You, Me and Baby Makes Three

Potentially Problematic

You, Me and Baby Makes Three

A sunny afternoon in late February, as I sat in my father’s garden celebrating his birthday, there was a car horn at the gate. Everyone looked at each other puzzled until my brother said that he had invited a friend. That was the day I met him: my partner, the father of my child.

It’s been eight years since that unplanned meeting, where he greeted everyone but me, and to this day says it was the nerves that kept him from addressing me (though I don’t believe it). Eight years, three months, one child, and two countries later, we’re still deeply in love. We are raising a fiery little human together that combines both of our personality traits into a ball of energy with an interesting flair for the dramatics.

Within months of meeting him, I went from a carefree 21-year-old with no intentions of being in a relationship to embarking on a romantic adventure with a man who made me laugh, made me feel safe, and understood me. Falling in love is euphoric, risky and emotionally draining. It can be exhilarating but over the years I have realized that falling in love isn’t the secret to happiness. It’s more of a stepping stone towards happiness, towards a relationship that fulfills you. The secret to happiness in a relationship isn’t falling in love, but finding ways to stay in love, even more so after having a child.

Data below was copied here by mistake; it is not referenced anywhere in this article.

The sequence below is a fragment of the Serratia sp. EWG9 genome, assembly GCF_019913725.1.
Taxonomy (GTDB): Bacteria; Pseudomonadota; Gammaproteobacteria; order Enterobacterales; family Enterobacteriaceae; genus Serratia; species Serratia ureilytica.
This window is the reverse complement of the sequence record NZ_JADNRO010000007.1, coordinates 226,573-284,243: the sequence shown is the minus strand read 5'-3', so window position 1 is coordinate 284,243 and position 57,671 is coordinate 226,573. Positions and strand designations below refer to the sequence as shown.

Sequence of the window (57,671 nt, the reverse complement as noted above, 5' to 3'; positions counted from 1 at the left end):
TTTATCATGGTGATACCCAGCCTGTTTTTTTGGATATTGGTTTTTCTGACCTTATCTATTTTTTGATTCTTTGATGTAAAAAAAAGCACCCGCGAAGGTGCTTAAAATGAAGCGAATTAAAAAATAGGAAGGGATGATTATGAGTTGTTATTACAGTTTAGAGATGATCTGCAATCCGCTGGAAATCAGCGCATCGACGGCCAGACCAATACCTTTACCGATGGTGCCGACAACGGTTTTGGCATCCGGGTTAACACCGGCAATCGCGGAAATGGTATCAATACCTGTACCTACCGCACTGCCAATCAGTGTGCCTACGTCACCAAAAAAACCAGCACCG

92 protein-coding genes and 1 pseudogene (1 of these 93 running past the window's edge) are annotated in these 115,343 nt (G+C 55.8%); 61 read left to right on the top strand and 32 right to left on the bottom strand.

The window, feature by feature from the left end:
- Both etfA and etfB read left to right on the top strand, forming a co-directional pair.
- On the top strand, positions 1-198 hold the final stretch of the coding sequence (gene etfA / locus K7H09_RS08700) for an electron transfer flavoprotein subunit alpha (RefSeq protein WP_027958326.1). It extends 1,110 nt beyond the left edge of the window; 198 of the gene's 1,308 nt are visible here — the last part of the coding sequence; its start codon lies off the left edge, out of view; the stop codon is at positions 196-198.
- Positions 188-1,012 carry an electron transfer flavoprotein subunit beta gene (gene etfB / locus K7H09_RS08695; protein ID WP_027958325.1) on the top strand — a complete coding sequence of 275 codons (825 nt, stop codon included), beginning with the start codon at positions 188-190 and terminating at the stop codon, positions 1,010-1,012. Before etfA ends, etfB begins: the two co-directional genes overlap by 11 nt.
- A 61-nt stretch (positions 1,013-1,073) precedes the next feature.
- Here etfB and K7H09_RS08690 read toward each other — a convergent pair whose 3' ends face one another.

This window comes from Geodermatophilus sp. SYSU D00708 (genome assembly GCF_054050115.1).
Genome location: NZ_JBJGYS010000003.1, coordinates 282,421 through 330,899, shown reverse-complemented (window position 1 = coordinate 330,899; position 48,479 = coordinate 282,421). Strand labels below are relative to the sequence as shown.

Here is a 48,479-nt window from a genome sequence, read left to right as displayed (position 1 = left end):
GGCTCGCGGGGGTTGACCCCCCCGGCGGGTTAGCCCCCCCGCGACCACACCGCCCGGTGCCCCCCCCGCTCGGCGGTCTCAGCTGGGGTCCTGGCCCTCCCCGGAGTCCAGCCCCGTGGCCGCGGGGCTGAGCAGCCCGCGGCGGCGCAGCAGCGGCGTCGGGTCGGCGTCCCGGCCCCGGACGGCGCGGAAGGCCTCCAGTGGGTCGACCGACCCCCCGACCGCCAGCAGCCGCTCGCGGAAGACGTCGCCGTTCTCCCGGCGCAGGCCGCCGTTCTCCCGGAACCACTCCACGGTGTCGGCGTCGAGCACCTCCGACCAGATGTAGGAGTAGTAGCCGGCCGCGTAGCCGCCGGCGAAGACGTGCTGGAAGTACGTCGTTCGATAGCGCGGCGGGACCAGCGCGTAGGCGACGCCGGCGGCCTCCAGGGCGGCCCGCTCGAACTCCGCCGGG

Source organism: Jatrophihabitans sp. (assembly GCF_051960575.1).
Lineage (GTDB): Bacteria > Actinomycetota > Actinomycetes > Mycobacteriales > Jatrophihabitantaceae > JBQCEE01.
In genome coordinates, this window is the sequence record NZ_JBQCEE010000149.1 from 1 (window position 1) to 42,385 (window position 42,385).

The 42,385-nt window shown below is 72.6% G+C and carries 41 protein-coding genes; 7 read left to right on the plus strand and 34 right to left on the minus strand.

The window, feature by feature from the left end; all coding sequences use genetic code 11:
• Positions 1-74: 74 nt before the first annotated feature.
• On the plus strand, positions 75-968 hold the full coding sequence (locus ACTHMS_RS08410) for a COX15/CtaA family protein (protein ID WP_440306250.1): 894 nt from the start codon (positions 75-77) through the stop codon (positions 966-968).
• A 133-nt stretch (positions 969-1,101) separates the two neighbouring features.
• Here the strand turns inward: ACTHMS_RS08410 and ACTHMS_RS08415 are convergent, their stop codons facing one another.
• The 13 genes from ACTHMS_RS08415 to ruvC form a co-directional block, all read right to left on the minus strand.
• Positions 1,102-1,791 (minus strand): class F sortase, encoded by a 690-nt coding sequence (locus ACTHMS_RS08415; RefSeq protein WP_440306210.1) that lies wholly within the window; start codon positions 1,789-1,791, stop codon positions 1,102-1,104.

Once you have a baby, you become painfully aware that your life now revolves around this little helpless being who needs you and who despite having a pretty simple existence (eating, sleeping, pooping) needs round-the-clock care and undivided attention. Consider your world officially rocked, your relationship included.

Falling in love is euphoric, risky and emotionally draining. It can be exhilarating but over the years I have realized that falling in love isn’t the secret to happiness. It’s about finding ways to stay in love, even more so after having a child.

If someone tells you that their relationship didn’t change after having a child, they’re not being honest with you. Things will change. Change isn’t a bad thing – at least not always. One of the things that eased my mind going into this was that we were from the same country, which meant we understood each other on a different level. However, we still come from different families and backgrounds so finding a middle ground to combine both our lifestyles through parenting was key.

 I barely remember the blur of days after we brought our daughter home from the hospital. Between hormones and lack of sleep, I had never felt so out of it. I was lucky to have my mother around during the day, guiding me through something so foreign to me: taking care of another human. 

The evenings were joyful as I had even more family around helping to lighten the load. Then came the nights when it was just two new parents and a baby – I opted to take most of the night duties because he had work the next day. This seemed fair in the beginning but after running on a few hours of sleep over weeks coupled with the physical demand on my body, I finally cracked and begged for his help.  

He agreed without question, and this opened up the door for us to actually have a conversation. I quickly realized that I was the one who had chosen to make this decision – trying to be “rational” turned out to be a completely irrational decision.